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Archive for May, 2013

Old inoculated log

A 5 year old shiitake mushroom log.

Perennial cultivation of gourmet mushrooms on logs can yield harvests for ten or more years from the same log with slightly more than a novice amount of labor and know-how. Nearly any clean-ish shady place is suitable for log cultivation. Sheltered backyards, cellars, cemented areas like air-shafts between buildings- not to mention all the shady stumps since Sandy- are all good mushroom habitat conditions common to Brooklyn. If there’s a shady spot near you somewhere, you can probably grow a log mushroom garden there.

A rik of logs like this can be inoculated with 1000 plugs of spawn.

A ‘rick’ of logs like this can be inoculated with 1000 plugs of spawn.

Spawn
A good first step is to choose what kind of mushroom you want to grow and start shopping for mushroom spawn. Don’t buy anything until you’re ready to host an inoculation party (described below), but browse for research to find the right mushroom for you. Look for “plug spawn” sold as little wooden dowels already inoculated with mushroom mycelium. Plug spawn can be purchased at prices comparable to what you would expect to pay for house plants. A $20 investment can fetch 100 plugs, enough spawn to inoculate a single 8 ft. log; where as a 4×4 cubic stack of logs can be inoculated with 1000 plugs for around $40 – $80. I recommend these online retailers:
Fungi.com  – Washington, an organic family business operated by Paul Stamets.
FieldForest.net  – Wisconsin, diverse selections with good prices.
WylieMycologicals.ca  – Ontario, organic commercial and small gardener support.
MushroomShack.com  – Ohio, one of the closest to NYC.
MushroomPeople.com  – Tennessee, a project of “The Farm”, home to famed midwife Ina May Gaskin.

This maple tree fell in a recent storm, leaving several large limbs suspended off the ground.

Ideal conditions. This maple tree fell in a recent storm, leaving several large limbs suspended off the ground.

Logs

Different fungi like to eat different kinds of trees. For example, shiitake, maitake, and oysters all do well with a variety of deciduous hardwoods like oak, maple, elm, gum, and sycamore; but chicken of the woods prefers spruce and fir. It is important to match the mushroom species with its preferred wood. So after choosing the mushrooms you want to grow, the second step is to find quality logs to grow them in. With so much windfall of healthy tree limbs these past years, there is no shortage of good salvage timber for Brooklyn mushroom gardeners to choose from. But you can’t  just grow in any old fallen log. Experienced PSFC backyard mushroom cultivators use these criteria  for choosing good wood:

  • Avoid wood with signs of mold or other fungus like these dark spots.

    Avoid wood with signs of mold or other fungus like these dark spots.

    Clean: Meaning not already inoculated with wild fungus. Logs cut from recently downed and live trees are both good choices. Avoid any timber with visible signs of mold or decay, that was in direct contact with the ground for more than a few days, or that was felled more than six months ago. Winter, the dormant season, is the best time to harvest wood for mushroom logs. Keep your cut logs off the ground and away from potential contamination by wild fungus. If you cut wood from live trees, let it rest two or more weeks for its natural anti-fungal defenses to expire before inoculation.

  • Try to keep the bark intact all the way around the entire log.

    Try to keep the bark intact all the way around the entire log.

    Intact: Bark should be continuous all the way around the log with no wounds or scratches. Intact bark helps maintain moisture inside the log which is important for keeping mushrooms happy.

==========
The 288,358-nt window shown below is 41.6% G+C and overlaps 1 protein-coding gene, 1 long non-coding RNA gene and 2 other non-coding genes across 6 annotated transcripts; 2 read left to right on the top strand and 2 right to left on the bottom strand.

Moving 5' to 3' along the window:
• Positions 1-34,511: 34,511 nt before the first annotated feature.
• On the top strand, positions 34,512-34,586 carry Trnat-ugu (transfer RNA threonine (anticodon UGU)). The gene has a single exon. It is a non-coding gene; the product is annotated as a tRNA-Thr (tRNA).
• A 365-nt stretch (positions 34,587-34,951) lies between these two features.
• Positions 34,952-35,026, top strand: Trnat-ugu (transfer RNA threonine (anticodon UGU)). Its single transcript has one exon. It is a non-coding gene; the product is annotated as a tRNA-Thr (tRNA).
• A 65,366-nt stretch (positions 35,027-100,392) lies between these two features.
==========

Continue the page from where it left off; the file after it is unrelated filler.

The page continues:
• Size: Diameters from 3 to 8
    Limbs cut from felled trees are gathered together and cut into similar lengths. Tip: make a brief notch cut into the bottom of the limb before cutting through from the top to get a clean cut without tearing any tabs of bark of the log.

    Tip: make a brief notch cut into the bottom of the limb before cutting through from the top to get a clean cut without tearing any tabs of bark off the log.

    inches across, and lengths of about 4 feet are ideal. Smaller logs are lighter, easier to handle, and will produce mushrooms sooner than larger logs. Larger logs have a longer wait before they start producing, but, once they get started, can produce for  a greater number of consecutive years.

Inoculation Party
Once you have your logs and spawn in order, you’re ready to inoculate. Invite friends to an “inoculation party” and gather these supplies:

spawn fresh from fungi.com, drill bits, camp stove, thrift store pot filled with bees wax, and hammer.

Spawn fresh in the mail, drill bits, camp stove, thrift store pot filled with bees wax, and hammer.

•    power drills, the more the merrier
•    drill bits (size specified by the spawn retailer for their plugs)
•    hammers, one for everyone attending
•    1 inch wide paint brushes
•    bees wax (2 lb. wax per 1000 plugs)
•    hot plate
•    cheap pot for melting bees-wax in

We drilled more than one thousand holes in an afternoon- pining a bit for more drills on hand and an elevated work table.

We drilled more than one thousand holes in an afternoon- pining a bit for more drills on hand and an elevated work table.

Drill one hole for every piece of plug spawn. This goes faster with more than one person drilling at the same time. Place holes roughly 3 inches apart along the entire length and circumference of your logs. It may be helpful to mark a piece of scrap wood with lines measured every 3 inches for a template. A common technique is to drill a single straight line of holes, rotate the log a partial turn to expose a fresh side, and then start the next line of holes indented a bit from the first line so that the holes form equilateral triangle patterns together.

Tapping plugs all the way in until flush with the sapwood just below the bark.

Tapping plugs all the way in until flush with the sapwood just below the bark.

Hammer the little dowels of plug spawn into their holes. Catch up on some conversation with friends while you’re taping away on the logs, and get the bee’s wax started melting. Once the holes are all filled with plug spawn, paint melted wax over the plugged holes, over any wounds in the bark, and over the logs’ ends.

All waxed up and ready to soak.

All waxed up and ready to soak.

Waxing helps preserve moisture inside and protects the wood from wild fungus.

Soaking shiitake logs in rain water.